Also, when we went to the Botanic Gardens I noticed all the locals stopping and staring at us. At first, I thought, given that it was 35 degrees and we were wearing shorts that maybe we were dressing inappropriately and were insulting them. About 5 minutes later I realised that nothing could be further from the truth. The Tajik people are very friendly in nature and were so thankful and curious to see a group of tourists visiting their country that they just wanted to stop to say hello and have a chat to practice their English. Also, we became the tourist attraction at this park with a few locals, and even brides and grooms getting married at the park asked to have photos with us.
Dushanbe is an excellent place to start your Tajikistan adventure. Although you will need to come here to do the really exciting stuff you can do in Tajikistan, the city itself it is definitely worth visiting if you have a day or two to spare.
At 165m, this Flagpole was the tallest in the world from 2011 until 2014. It was built to celebrate the 20th anniversary of independence and is surrounded by a man-made lake. Around the other side of the lake is a mini version of a statue of Ismail Samani and the National Museum of Tajikistan where you can learn about all things Tajikistan from nature, history, culture and arts. We were unfortunately unable to visit this museum due to our flight being delayed.
Just down the road from the flagpole lies Rudaki Park, dedicated to the great Persian Poet whose works are widely celebrated in Tajikistan and who is considered to be the first great poet of the modern Persian language. 1.3 Million verses are attributed to him.
Statue of Ismail Samani:
Directly across the road from Rudaki Park is the icon of Dushanbe; the gold covered statue of Ismail Samani. This was built to commemorate the 1100th anniversary of the Samanid state. He was the Emir of the Samanid Empire between 892 and 907AD and made the Empire a powerful force. Largely considered to be the father of the Tajik nation, the modern-day Tajik currency, Somoni, is named after him.
As a tip, head there in the morning so the sun is facing the statue and you can see it in its full golden glory. Otherwise, in the afternoon the sun sets behind the statue.
The Navruz Palace is a lavish, upscale event venue used for weddings, celebrations and government meetings. It is impeccably well designed, each room crafted a different way with wooden carvings, mosaics, blinding lighting and reflective rooms. It’s worth getting a guide to go in (about 25 Somoni at time of writing).
The Fann Mountains
After our night in Dushanbe we began Day 9 of the trip and were feeling energetic and excited for the next adventure. The few blogs out there on Tajikistan will tell you that the Fann Mountains are a must visit when travelling through Tajikistan. I am going to have to agree. Our group of 8 split into two groups of 4 to get into two small vans as opposed to big buses because the roads we are about to use.. well… I would definitely not want to be in anything bigger than a mini van.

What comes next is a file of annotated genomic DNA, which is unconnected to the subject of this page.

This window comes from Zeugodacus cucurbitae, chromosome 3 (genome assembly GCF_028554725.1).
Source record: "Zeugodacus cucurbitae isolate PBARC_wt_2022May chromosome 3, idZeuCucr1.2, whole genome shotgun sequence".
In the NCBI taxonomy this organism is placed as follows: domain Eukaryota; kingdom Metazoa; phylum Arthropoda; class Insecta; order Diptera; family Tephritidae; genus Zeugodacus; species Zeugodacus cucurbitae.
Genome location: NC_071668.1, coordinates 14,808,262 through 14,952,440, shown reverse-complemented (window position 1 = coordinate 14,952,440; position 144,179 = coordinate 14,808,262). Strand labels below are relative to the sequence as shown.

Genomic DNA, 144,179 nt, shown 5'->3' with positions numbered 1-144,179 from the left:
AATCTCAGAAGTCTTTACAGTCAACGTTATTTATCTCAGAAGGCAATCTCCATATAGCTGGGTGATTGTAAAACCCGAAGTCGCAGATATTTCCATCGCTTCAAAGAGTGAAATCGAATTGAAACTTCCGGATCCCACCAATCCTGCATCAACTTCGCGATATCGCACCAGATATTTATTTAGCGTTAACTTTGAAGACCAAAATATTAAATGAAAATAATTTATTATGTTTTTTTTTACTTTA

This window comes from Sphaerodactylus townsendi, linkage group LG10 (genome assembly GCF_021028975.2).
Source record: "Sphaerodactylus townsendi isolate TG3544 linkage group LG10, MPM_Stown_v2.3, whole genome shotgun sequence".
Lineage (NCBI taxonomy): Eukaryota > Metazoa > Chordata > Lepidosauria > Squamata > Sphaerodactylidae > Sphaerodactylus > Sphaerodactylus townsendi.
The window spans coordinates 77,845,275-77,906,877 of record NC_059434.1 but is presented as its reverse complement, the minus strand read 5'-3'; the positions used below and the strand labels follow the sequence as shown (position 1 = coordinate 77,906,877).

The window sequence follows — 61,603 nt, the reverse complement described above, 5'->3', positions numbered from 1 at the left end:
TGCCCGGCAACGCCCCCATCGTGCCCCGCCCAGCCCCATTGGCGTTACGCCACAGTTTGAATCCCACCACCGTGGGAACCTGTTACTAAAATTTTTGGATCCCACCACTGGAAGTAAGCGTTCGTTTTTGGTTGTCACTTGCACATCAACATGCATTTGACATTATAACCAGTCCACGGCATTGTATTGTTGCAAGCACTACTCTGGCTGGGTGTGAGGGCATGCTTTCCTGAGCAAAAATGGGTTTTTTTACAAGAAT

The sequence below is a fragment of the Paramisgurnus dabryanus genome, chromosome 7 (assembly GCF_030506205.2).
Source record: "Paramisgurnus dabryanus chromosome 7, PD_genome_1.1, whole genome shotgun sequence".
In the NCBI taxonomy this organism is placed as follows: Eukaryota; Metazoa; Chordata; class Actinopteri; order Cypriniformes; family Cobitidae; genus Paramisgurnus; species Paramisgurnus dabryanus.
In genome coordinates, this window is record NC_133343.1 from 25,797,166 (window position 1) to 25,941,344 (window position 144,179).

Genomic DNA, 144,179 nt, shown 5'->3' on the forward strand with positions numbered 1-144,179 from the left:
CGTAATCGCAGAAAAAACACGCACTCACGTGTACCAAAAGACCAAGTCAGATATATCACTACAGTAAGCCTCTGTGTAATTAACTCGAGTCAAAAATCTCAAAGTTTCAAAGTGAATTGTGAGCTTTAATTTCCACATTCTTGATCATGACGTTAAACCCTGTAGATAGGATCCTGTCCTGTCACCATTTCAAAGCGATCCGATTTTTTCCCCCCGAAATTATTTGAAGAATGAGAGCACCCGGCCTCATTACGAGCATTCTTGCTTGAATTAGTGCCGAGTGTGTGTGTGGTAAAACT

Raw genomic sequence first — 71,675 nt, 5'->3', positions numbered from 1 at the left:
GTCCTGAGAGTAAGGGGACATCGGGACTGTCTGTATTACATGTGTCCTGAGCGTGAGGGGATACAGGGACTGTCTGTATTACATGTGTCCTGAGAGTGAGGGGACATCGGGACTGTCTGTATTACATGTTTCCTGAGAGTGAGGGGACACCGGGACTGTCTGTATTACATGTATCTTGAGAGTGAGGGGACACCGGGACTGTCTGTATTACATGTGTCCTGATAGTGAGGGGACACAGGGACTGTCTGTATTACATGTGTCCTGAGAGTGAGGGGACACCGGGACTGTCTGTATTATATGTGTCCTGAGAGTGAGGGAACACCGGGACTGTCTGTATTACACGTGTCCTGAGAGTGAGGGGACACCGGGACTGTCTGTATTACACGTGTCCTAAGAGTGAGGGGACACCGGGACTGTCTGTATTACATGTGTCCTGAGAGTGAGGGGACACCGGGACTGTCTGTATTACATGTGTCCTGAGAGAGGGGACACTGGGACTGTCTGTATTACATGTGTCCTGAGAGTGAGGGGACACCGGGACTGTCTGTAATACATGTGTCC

As you drive through the winding and occasionally nerve-racking roads of the Fann Mountains, the scenery is so dramatic, so exotic, so other worldly that you can’t help but be left awestruck. No rolling green Windows PC hills here. This is rugged, rocky, jagged mountains with some glaciers hidden in behind them as well. The roads sometimes veered on the edge but with the skills of our expert driver, Mr Jobir, we never felt unsafe.
Also as a side note, services in Tajikistan aren’t amazing. There were several times where we took one look at the bathroom and decided to find a tree instead. Even the ladies of the tour opted for this. Part of the fun of travelling!
Eventually, we got to our destination – Iskander Kul – a beautiful alpine lake fed from nearby glaciers. Surrounded by mountains it was a perfect setting for lunch which we thoroughly enjoyed. Tajikistan doesn’t have many tourists so it felt like the place was just for us. The 8 of us were the only tourists in sight. The whole place to ourselves. This is the beauty of travelling to Tajikistan. Cue all the insta shots!
After lunch on the shores of the lake we went in search of the ‘Niagara Falls of the Fann Mountains’, aptly named Iskander Waterfall. To compare the actual waterfall to Niagara Falls will leave you disappointed. It is very much smaller and you can’t take that great of a photo of it due to its position in the mountains. However, you can stand on top of a viewing platform as the waterfall thunders under your feet.
The hike there is flat, relatively easy, you may have to climb over a rock once, but takes about 30 minutes at a leisurely pace through some breathtaking and jaw dropping scenery. It is on an unsealed path but it is very hard to get lost. The hike back is slightly uphill.
After our adventures in Iskanderkul we continued driving to Penjikent. We stopped at a small mountain village for snacks and soft drinks cooled by glacial water (and cheap, too, at AU$0.80).
Food in Tajikistan, at least the food we tried is, again, heavily meat focused with kebab-skewer-style meat served with vegetables and rice. And watermelon for dessert – lots and lots of watermelon!
Not convinced about visiting Tajikistan yet? Wait ’til you see what’s next!
Or maybe you are? Let me know!